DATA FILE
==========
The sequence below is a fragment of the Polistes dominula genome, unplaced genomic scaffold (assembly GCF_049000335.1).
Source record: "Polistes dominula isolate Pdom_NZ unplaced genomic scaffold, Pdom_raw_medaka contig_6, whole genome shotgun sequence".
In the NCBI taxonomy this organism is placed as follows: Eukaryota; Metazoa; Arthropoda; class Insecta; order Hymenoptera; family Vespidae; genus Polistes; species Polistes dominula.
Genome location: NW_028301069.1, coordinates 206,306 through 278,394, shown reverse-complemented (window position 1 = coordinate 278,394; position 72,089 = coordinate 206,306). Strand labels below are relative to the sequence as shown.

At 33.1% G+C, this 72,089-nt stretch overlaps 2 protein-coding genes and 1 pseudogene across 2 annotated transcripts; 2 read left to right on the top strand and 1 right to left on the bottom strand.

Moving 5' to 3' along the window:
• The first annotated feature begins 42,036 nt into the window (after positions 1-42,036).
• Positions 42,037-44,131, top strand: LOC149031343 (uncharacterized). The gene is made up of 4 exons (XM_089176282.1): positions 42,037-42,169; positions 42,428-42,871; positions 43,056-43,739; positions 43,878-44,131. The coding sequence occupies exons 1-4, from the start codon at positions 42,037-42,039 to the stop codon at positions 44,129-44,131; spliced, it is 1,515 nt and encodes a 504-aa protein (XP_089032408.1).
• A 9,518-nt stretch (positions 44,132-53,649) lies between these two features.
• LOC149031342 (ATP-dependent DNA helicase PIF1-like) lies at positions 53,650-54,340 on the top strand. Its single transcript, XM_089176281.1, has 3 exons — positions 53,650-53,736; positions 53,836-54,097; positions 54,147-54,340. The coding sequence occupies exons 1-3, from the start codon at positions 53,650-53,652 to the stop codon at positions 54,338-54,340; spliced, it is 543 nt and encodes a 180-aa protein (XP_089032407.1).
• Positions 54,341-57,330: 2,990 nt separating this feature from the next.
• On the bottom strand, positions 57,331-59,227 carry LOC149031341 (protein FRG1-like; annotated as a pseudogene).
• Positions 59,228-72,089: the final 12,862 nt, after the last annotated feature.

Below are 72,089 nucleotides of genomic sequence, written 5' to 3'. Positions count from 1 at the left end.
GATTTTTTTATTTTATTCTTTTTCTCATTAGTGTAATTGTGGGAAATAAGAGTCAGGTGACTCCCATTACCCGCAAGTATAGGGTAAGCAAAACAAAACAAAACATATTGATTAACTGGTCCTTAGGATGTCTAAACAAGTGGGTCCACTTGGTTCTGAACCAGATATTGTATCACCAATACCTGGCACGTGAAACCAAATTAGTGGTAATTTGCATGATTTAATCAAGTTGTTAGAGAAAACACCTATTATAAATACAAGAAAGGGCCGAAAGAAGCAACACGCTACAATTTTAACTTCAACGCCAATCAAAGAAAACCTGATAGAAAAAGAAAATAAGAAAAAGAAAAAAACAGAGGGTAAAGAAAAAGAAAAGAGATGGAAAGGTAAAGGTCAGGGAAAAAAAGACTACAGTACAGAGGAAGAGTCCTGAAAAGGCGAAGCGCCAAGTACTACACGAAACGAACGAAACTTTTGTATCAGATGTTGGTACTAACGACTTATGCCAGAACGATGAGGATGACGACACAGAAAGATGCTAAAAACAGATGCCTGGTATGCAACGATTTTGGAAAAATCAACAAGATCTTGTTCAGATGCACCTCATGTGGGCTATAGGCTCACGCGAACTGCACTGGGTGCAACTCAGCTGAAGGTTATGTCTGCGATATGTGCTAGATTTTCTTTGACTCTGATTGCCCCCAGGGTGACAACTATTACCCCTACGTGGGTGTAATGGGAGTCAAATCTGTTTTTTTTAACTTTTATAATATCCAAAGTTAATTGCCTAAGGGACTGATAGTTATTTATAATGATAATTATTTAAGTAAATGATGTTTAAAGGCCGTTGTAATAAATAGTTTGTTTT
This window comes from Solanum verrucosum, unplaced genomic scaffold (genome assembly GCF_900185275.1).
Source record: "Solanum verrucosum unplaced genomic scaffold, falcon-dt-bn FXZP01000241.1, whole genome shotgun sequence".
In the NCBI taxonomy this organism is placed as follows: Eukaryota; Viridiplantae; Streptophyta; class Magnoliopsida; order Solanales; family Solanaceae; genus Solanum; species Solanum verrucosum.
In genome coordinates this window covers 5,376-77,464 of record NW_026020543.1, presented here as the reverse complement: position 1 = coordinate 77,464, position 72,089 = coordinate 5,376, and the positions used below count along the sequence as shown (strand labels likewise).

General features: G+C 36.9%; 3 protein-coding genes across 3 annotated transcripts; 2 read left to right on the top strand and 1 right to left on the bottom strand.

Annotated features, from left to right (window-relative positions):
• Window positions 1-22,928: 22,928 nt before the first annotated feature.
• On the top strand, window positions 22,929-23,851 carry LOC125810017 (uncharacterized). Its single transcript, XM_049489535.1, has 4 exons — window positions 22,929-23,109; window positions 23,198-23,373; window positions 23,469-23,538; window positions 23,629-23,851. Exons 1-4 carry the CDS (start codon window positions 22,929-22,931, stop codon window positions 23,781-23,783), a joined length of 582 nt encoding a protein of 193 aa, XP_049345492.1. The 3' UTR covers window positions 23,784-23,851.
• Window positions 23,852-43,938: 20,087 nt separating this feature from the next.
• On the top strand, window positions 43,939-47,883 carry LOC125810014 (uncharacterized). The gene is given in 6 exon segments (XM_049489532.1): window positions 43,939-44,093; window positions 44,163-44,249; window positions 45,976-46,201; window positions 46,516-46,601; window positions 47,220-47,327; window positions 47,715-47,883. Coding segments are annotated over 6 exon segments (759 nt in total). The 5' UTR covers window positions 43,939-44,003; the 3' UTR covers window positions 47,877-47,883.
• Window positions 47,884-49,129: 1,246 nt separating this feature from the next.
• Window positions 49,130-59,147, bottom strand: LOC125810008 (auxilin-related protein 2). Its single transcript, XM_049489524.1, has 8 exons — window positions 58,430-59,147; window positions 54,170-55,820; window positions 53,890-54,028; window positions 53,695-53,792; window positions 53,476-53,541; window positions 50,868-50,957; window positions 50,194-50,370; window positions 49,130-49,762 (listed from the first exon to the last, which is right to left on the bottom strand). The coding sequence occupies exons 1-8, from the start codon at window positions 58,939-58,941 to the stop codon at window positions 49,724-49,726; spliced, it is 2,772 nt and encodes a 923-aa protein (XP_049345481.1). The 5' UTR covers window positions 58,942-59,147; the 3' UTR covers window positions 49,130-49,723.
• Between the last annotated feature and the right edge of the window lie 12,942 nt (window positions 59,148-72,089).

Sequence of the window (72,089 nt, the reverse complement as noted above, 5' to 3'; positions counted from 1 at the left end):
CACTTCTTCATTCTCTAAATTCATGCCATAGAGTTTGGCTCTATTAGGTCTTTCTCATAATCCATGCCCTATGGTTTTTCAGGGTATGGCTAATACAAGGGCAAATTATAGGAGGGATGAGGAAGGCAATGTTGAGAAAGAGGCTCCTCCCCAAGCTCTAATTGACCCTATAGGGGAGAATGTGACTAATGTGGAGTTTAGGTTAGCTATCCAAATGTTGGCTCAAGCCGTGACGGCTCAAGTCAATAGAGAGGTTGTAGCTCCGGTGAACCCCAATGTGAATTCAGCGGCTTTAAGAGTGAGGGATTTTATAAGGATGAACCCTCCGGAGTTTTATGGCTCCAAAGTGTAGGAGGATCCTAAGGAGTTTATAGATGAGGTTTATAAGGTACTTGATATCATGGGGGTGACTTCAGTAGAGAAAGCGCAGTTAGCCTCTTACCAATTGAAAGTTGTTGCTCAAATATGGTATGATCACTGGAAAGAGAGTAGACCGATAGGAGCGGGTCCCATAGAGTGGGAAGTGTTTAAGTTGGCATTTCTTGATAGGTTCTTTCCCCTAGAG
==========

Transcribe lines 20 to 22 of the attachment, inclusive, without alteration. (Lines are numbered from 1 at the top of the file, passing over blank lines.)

General features: G+C 36.9%; 3 protein-coding genes across 3 annotated transcripts; 2 read left to right on the top strand and 1 right to left on the bottom strand.

Annotated features, from left to right (window-relative positions):
• Window positions 1-22,928: 22,928 nt before the first annotated feature.